Officials launched an investigation Thursday into what they said was an erroneous, racist robocall aimed at discouraging voters in battleground states from casting their ballots by mail.
The recorded message features a woman who says she works for "Project 1599," founded by the right-wing operatives Jacob Wohl and Jack Burkman, and falsely warns that personal information of those who vote by mail will be shared with police tracking down warrants and credit card companies collecting outstanding debt, according to recordings of the call reviewed by The Washington Post. Wohl and Burkman denied their involvement in the call, blaming "leftist pranksters."
"Don't be finessed into giving your private information to the man," the recording says. "Stay safe and beware of vote-by-mail."
It's not known how many people were targeted in Democratic-leaning Detroit, Pittsburgh and Philadelphia.
Announcing the inquiry into the call's origin, Michigan Secretary of State Jocelyn Benson and Attorney General Dana Nessel rebutted the misinformation, warning residents that the recorded message may proceed more flagrant falsehoods directed at voters as the November election nears.
"This is an unconscionable, indefensible, blatant attempt to lie to citizens about their right to vote," Benson wrote in a statement. "The call preys on voters' fear and mistrust of the criminal justice system - at a moment of historic reckoning and confrontation of systemic racism and the generational trauma that results - and twists it into a fabricated threat in order to discourage people from voting."
Benson previously faced off with President Donald Trump when he threatened Michigan funding over her decision to send absentee ballot applications out of concern for the coronavirus pandemic depressing turnout. Trump has repeatedly questioned the accuracy of vote-by-mail, even though he applied for a 2020 absentee ballot in Florida.
Wohl rebutted that the call was racist and said he and Burkman are "no fan" of mail-in voting.
The phone number listed was Burkman's cellphone number.
"No one in their right mind would give out their (cell) number on a robo (call)," Burkman told The Washington Post, adding that Benson alerting residents about the misinformation was self-promotion. He said he would file a defamation lawsuit against her.
In response to a question about Burkman's legal threat, Benson's spokeswoman Tracy Wimmer said Burkman should take the real caller to court.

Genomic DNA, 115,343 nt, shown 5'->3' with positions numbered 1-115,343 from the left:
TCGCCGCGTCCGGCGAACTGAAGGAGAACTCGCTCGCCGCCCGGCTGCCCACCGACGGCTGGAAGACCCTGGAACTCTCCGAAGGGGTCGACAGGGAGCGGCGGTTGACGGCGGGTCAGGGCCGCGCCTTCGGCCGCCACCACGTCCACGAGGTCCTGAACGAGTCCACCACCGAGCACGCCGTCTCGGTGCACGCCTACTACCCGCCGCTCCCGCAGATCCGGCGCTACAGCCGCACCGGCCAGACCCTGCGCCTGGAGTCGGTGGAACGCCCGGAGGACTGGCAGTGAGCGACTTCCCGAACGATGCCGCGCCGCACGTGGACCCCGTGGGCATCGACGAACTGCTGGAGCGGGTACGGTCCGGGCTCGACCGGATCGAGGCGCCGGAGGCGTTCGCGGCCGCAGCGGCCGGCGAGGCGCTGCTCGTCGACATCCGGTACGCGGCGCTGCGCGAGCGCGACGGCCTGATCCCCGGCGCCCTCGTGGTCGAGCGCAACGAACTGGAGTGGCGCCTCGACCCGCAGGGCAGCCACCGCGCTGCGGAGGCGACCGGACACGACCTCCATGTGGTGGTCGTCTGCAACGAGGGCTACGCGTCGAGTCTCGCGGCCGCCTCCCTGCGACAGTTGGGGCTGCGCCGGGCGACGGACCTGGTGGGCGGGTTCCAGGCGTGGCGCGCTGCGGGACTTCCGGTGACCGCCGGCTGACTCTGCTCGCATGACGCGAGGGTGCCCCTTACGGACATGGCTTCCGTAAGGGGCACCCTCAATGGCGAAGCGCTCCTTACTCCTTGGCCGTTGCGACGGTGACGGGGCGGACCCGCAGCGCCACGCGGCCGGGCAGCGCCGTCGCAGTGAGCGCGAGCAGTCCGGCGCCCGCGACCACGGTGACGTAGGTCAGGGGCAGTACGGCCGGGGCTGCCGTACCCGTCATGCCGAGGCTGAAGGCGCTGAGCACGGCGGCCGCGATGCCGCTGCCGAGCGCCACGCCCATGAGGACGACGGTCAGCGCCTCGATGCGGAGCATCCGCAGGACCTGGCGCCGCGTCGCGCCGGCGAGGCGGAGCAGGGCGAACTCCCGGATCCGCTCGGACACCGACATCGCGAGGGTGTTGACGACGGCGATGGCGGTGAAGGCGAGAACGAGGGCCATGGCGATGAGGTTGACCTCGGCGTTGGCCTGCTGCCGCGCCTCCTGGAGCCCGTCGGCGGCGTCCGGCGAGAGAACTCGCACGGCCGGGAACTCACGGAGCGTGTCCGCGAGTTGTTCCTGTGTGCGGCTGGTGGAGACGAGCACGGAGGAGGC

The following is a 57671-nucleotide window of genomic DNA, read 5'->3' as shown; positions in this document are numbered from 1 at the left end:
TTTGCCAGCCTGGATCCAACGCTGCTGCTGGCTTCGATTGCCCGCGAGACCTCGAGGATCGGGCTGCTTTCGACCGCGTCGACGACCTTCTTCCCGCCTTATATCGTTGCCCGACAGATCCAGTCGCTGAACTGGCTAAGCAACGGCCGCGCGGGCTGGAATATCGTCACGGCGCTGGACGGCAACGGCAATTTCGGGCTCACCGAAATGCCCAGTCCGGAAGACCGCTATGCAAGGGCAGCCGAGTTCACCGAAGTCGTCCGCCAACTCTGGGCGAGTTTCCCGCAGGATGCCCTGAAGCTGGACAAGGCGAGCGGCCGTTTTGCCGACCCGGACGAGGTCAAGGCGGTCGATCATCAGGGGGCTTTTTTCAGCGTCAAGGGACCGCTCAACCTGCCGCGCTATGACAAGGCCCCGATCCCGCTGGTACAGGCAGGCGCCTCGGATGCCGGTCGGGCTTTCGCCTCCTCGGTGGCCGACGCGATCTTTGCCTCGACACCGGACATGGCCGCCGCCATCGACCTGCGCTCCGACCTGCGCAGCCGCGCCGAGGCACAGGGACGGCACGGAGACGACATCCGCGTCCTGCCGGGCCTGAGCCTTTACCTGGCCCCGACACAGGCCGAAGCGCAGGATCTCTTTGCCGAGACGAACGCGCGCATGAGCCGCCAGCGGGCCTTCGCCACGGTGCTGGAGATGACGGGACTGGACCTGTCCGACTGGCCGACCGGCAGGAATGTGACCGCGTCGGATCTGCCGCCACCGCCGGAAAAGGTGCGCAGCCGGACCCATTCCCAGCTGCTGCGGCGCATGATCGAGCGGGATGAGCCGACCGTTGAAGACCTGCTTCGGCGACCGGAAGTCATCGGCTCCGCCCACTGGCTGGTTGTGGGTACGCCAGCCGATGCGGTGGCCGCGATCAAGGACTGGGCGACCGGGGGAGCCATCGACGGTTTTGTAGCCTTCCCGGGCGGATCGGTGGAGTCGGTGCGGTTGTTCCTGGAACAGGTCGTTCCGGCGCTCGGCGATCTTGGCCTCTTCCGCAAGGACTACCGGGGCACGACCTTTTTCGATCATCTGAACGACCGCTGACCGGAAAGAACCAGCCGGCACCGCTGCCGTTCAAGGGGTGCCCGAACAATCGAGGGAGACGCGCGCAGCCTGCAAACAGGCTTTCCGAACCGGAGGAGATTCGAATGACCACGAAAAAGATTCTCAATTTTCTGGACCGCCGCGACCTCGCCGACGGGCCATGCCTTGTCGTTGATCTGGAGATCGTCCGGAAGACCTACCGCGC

She also referred The Post to her news release, which said that the source of the call is not yet known but that the caller claimed to be associated with Wohl and Burkman "two political operatives with a known reputation for spreading misinformation in an effort to gain notoriety."
Famed for conspiracy theories and slapdash media briefings in Burkman's driveway, Wohl and Burkman have been booted from social media sites including Twitter for their outlandish claims, including a bogus sexual assault accusation against special counsel Robert S. Mueller III and Democratic presidential candidate Pete Buttigieg.
Wohl previously recorded robocalls, according to the Daily Beast, which obtained a 2019 call from him, offering cash to Delaware and Pennsylvania residents with evidence of Democratic presidential nominee Joe Biden saying racial epithets.
It's unclear how effective a spin campaign like this could be in the upcoming presidential election, according to Michael McDonald, a political scientist at the University of Florida, but chicanery to suppress minority enfranchisement is nothing new.
"This has been a dirty trick that's been in the playbook for a long time," McDonald said. "We've seen misinformation and disinformation given to particularly minority communities and African American communities to try to suppress their vote."
Trump narrowly won Michigan in 2016 due to low turnout in Detroit - whose population is 78.6% Black, according to census data.
In Pennsylvania, Trump won by a slim margin but lost in the counties Philadelphia and Pittsburgh are in. Black residents make up 42% and 23% of those cities' populations respectively.
Republican voters in those states and 11 others were called by Donald Trump Jr. this week with a contradicting message: Cast your ballots by mail.
"President Trump is counting on you to make a plan to return your absentee ballot request. Voting absentee is a safe and secure way to guarantee your voice is heard," Trump Jr. said.
Nancy Hart, a 59-year-old Pittsburg resident, laughed when she heard Wohl's name when she got the robocall Wednesday. She wondered if her number was targeted, as she writes for an African-American-focused community news blog.
"It made me wonder if there was a reason if I specifically got it," she said.
When Michelle Autry, a 51-year-old Philadelphia resident, was called Wednesday, she sent a message to the office of Pennsylvania Attorney General Josh Shapiro out of concern for fraud. Misleading robocalls are illegal in Pennsylvania and Michigan and intimidating voters is a federal crime.
Shapiro's office didn't immediately respond to The Post for comment.
"It was gross," Autry said. "It was so obviously fake."
Autry worried she was targeted because she was a Democrat. Due to health concerns, she still intends to vote by mail.